If Terence Conran could sell French country style to the English in the 20th century, why shouldn't I sell English patisserie to the French in the 21st century?
If only it were that easy. I hadn't reckoned on French bureaucracy, weather and good old xenophobia. But hey, life on the traditional French markets is full of surprises so I thought I should share them with the wider world.
After 20 years living in the centre of uber style-conscious London, I shipped out to live in the rural bliss of west central France, leaving all semblance of chic and style behind me together with my manicured nails to live in muddy boots and ripped jeans to work on the 'renovation of our French country ruin'. Eventually finding a need for contact with humanity in whatever form, I came upon the idea of selling fairy cakes to the French. Only problem was; I didn't have a kitchen!
This blog will be a document to the success, or otherwise of my enterprise along with the tales, trials and emotional rollercoasters of life on the market in France. I hope you will enjoy.......

quintessentially English

quintessentially English
........but in France!

Monday, November 22, 2010

My return to the French market scene was heralded by the announcement that the local Mairie has decided to completely redevelop the town square over the winter season. of course this threw everyone into a turmoil and the main topics of conversation on the market were
1. What a waste of money
2. Why were the traders not consulted ?
3. How would they fit a whole market into half the square?
4. Who would we be put next to ?
5. Will the cafe stay open for breakfast!?

Apparently this has been planned for a long time, but we were not informed until the last minute about the elaborate plans for new grass, cobbles and a re-vamped fountain. The merry-go-round lady was consulted as they are creating a hard standing for her equipment, so she won't have to prop up the merry-go-round on piles of wooden blocks any more due to the uneven surface, (which always made me nervous!) Unfortunately, in typical French builders style,they have not allowed space for her little cabin and motor, so she still isn't sure how it will work!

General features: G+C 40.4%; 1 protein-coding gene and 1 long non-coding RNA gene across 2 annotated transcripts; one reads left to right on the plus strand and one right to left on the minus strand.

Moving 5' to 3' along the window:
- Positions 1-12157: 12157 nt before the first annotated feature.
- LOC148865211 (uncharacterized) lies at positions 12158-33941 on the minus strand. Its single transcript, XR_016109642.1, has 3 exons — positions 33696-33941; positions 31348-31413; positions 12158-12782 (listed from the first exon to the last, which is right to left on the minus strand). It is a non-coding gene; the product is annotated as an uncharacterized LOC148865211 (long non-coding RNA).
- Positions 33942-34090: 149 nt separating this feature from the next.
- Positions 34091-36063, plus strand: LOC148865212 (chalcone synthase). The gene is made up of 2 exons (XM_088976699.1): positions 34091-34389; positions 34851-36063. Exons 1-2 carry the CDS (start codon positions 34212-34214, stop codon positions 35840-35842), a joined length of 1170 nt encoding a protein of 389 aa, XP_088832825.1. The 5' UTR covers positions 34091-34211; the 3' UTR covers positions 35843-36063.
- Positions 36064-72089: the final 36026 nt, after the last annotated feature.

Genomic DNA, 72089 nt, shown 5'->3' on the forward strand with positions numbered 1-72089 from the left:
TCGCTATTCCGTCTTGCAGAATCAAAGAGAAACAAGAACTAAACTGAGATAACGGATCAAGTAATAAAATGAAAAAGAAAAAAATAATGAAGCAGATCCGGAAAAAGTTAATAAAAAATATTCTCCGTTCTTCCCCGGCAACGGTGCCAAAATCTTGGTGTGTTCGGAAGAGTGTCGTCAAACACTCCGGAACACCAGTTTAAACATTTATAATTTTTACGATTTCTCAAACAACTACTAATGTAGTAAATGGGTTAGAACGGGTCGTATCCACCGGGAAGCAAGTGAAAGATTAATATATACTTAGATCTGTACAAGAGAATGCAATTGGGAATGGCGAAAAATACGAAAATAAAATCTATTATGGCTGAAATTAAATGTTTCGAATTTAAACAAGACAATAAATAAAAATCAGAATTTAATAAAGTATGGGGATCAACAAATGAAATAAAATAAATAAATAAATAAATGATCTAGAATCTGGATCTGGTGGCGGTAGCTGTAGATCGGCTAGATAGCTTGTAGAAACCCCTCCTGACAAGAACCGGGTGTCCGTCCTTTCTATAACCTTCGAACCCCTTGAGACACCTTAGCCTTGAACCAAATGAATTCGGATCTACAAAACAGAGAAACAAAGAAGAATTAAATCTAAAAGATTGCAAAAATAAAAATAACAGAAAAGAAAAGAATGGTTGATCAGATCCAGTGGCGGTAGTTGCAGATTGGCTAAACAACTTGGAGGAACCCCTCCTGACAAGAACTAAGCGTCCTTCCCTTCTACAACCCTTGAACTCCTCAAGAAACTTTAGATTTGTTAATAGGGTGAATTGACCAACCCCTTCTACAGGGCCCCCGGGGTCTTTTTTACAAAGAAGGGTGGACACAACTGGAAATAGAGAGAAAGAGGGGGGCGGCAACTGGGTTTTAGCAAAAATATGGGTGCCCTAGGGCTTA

Last week we were all moved to our respective new positions, and chaos followed of course with vans, cars and trailers backed up along the main street waiting to offload and set up, so that eventually our local 'Policier' who is responsible for the on the ground organisation on market days, had to emerge from his cosy office to direct traffic and 'speak kindly' to the idiots who had left vans blocking the way both to the market square and to the parking area! The market organisers have kept the established groups of traders together, so I am still with my girlfriends, but our organic vegetable lady ( I mix up the French 'Bio' and english 'organic' to make a 'bionic' veg lady!) found herself standing in the pouring rain in a puddle almost up to her ankles, the poor thing had plastic bags, recycleable of course, over her feet tied on with baler twine! She completely flipped when the policier's reaction was that she should just wear wellies like she would on her farm, rather than allocate her a new space! Even 'bionic' farmers have the right to a little glamour when in town I think!
I'm quite happy with my space as it is at the end of the market, so I can make a quick getaway if I need to, which I did the other day when the rain was so awful that after our morning coffee the consensus of opinion amongst us was that it would be pointless to get our heavy canvas parasols wet for nothing, only to have them drying in the shed for days afterwards, so we finished breakfast and all went home!
The shame was that I had finally perfected my lovely rose cupcakes with their dreamy pink topping, so they didn't get their first outing that day. As I don't have a refrigerated display, I can't use fresh cream products on my cakes, so mascarpone cream toppings are out of the question, but I have discovered this lovely meringuey topping which I have scented with rose water as a lighter substitute for cream frosting, and it keeps longer too!